RUTLAND — Just listening to these working parents pursuing college degrees is exhausting.
Ava Pehm, 42, of Pittsford is a single mother to two kids, ages 10 and 13. She is pursuing a degree in administrative management from the Community College of Vermont in Rutland and works part-time.
Greg Lambert, 36, of Rutland is a single father to a seven-year-old boy and is a recent cancer survivor pursuing a degree in environmental science at CCV.
Niki Twohig of Rutland has two-year-old twin boys, and splits her time between school and work.
U.S. Rep. Peter Welch, D-Vt., visited CCV Thursday as part of an effort to thwart a proposed doubling of interest rates on new, subsidized Stafford student loans, from 3.4 to 6.8 percent. The event was a roundtable discussion with 10 CCV students who count on Stafford loans and other financial aid sources to pursue their academic goals.
Welch intends to take some of their stories to the House floor this month when he argues against the interest rate hike. It’s worked before and the Congressman hopes it will work again. Welch used the same strategy in March of 2012 to win a one-year reprieve on the interest rate hike. That reprieve is set to expire July 1. If the interest rate hike goes through, it will add roughly $1,000 to the Stafford loan tab per students.
But it would also raise an estimated $6 billion toward lowering the federal deficit at a time when federal budget negotiations have Democrats and Republicans at a standoff. At this point, neither party has money set aside in their respective budget proposals to keep student loan interest rates at current levels.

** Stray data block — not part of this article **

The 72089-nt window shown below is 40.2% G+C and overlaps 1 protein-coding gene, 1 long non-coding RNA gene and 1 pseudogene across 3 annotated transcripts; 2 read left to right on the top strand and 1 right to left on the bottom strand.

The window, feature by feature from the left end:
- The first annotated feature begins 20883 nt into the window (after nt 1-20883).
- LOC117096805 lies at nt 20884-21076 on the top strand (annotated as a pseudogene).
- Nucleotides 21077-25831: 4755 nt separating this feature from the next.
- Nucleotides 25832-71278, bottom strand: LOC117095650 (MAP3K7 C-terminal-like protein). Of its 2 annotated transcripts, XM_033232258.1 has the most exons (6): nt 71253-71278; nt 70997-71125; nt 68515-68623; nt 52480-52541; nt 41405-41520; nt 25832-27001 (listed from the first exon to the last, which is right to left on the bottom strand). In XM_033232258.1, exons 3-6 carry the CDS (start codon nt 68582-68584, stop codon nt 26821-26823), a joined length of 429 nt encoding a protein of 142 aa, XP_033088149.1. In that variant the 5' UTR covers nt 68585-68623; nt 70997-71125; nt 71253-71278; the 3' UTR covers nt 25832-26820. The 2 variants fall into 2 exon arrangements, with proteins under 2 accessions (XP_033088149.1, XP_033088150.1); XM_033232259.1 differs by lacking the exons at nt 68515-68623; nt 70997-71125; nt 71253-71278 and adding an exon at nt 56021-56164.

But Welch said Thursday that he believes just cutting costs is not the way to solve the debt crisis and shared a recent argument he had with Wisconsin Republican Paul Ryan, who chairs the House Budget Committee and was the Republican vice presidential nominee last year.
“My argument is, yes, we have to deal with debt in this country, but we also have wage stagnation and income inequality,” Welch said. “We have to invest in our future and in our infrastructure, and if the only thing we’re doing is cutting, we’re going to make (the economy) worse, not better.”
Welch was clearly impressed with the workload the students have taken on, with six out of 10 of them working while going to school and raising families.
“I don’t know if I can get through the rest of you,” Welch said jokingly after hearing from half of the students. “Do you know how easy my life is compared to yours?”
Welch added that supporting students is the best way to invest in the country’s future.
“We have to get incomes up and get people to work,” he said. “And here you are, working hard to create a future, and your government’s policies should take advantage of that.”
Ava Pehm concurred.
“Yes, aren’t we the future?” she asked. “Aren’t we the ones who will be paying our taxes and contributing to the economy?”
The congressman seemed heartened by the exchange.
“You are the future, and you know what? I feel confident in our future,” he told the students. “You’re going to take care of me in my old age. As citizens, you’re entitled to have Congress watching your back, more than we are now.”
Afterwards, Welch said he’s hoping for a longer-term solution than another one-year reprieve, but he’ll take it.
“I’ll definitely be talking about these students,” he said. “They are so inspiring. All they want is a shot. I would like a longer-term solution, but let’s do what we can.”
Welch said he believes there are ways to raise revenue other than a hike in student loan interest rates, which he considers taking advantage of students.
“It’s just unconscionable to double the cost to these students,” he said. “It’s like a punitive tax. If we could get some stability for families instead, we’d be much better off.”